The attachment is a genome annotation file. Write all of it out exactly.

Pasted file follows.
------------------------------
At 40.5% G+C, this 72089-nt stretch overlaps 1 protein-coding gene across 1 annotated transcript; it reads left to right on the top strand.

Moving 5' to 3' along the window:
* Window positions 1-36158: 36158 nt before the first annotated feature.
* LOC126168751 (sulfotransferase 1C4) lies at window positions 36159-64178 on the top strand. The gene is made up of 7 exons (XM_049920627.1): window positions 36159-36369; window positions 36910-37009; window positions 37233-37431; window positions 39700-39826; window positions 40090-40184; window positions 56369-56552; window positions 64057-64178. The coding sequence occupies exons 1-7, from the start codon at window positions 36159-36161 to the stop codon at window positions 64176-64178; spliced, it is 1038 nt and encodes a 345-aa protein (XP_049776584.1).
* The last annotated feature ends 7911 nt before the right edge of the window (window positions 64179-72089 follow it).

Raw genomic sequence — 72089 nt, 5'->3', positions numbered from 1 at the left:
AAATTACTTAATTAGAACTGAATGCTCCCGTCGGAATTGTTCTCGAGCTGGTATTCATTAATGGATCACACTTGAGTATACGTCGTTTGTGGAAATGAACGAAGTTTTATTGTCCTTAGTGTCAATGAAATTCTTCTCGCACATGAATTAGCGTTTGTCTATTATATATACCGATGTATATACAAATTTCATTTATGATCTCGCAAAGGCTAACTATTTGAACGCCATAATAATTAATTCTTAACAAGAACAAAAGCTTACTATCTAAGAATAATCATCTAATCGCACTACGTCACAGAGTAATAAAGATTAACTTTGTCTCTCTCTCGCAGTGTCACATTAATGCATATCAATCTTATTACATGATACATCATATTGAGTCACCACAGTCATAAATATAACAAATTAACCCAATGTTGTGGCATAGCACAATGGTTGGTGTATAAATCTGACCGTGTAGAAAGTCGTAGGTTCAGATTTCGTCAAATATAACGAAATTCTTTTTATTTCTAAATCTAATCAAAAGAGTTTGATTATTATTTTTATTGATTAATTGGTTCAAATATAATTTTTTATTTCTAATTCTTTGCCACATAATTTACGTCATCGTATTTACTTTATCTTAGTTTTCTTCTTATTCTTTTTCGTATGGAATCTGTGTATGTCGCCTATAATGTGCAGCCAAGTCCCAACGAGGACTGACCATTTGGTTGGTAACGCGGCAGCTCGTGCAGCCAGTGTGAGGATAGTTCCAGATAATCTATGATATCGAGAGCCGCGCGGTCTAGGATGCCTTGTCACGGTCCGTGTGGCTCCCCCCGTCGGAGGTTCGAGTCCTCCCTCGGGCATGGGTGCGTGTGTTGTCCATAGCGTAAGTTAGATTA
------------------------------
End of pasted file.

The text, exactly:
At 40.5% G+C, this 72089-nt stretch overlaps 1 protein-coding gene across 1 annotated transcript; it reads left to right on the top strand.

Moving 5' to 3' along the window:
* Window positions 1-36158: 36158 nt before the first annotated feature.
* LOC126168751 (sulfotransferase 1C4) lies at window positions 36159-64178 on the top strand. The gene is made up of 7 exons (XM_049920627.1): window positions 36159-36369; window positions 36910-37009; window positions 37233-37431; window positions 39700-39826; window positions 40090-40184; window positions 56369-56552; window positions 64057-64178. The coding sequence occupies exons 1-7, from the start codon at window positions 36159-36161 to the stop codon at window positions 64176-64178; spliced, it is 1038 nt and encodes a 345-aa protein (XP_049776584.1).
* The last annotated feature ends 7911 nt before the right edge of the window (window positions 64179-72089 follow it).

Raw genomic sequence — 72089 nt, 5'->3', positions numbered from 1 at the left:
AAATTACTTAATTAGAACTGAATGCTCCCGTCGGAATTGTTCTCGAGCTGGTATTCATTAATGGATCACACTTGAGTATACGTCGTTTGTGGAAATGAACGAAGTTTTATTGTCCTTAGTGTCAATGAAATTCTTCTCGCACATGAATTAGCGTTTGTCTATTATATATACCGATGTATATACAAATTTCATTTATGATCTCGCAAAGGCTAACTATTTGAACGCCATAATAATTAATTCTTAACAAGAACAAAAGCTTACTATCTAAGAATAATCATCTAATCGCACTACGTCACAGAGTAATAAAGATTAACTTTGTCTCTCTCTCGCAGTGTCACATTAATGCATATCAATCTTATTACATGATACATCATATTGAGTCACCACAGTCATAAATATAACAAATTAACCCAATGTTGTGGCATAGCACAATGGTTGGTGTATAAATCTGACCGTGTAGAAAGTCGTAGGTTCAGATTTCGTCAAATATAACGAAATTCTTTTTATTTCTAAATCTAATCAAAAGAGTTTGATTATTATTTTTATTGATTAATTGGTTCAAATATAATTTTTTATTTCTAATTCTTTGCCACATAATTTACGTCATCGTATTTACTTTATCTTAGTTTTCTTCTTATTCTTTTTCGTATGGAATCTGTGTATGTCGCCTATAATGTGCAGCCAAGTCCCAACGAGGACTGACCATTTGGTTGGTAACGCGGCAGCTCGTGCAGCCAGTGTGAGGATAGTTCCAGATAATCTATGATATCGAGAGCCGCGCGGTCTAGGATGCCTTGTCACGGTCCGTGTGGCTCCCCCCGTCGGAGGTTCGAGTCCTCCCTCGGGCATGGGTGCGTGTGTTGTCCATAGCGTAAGTTAGATTA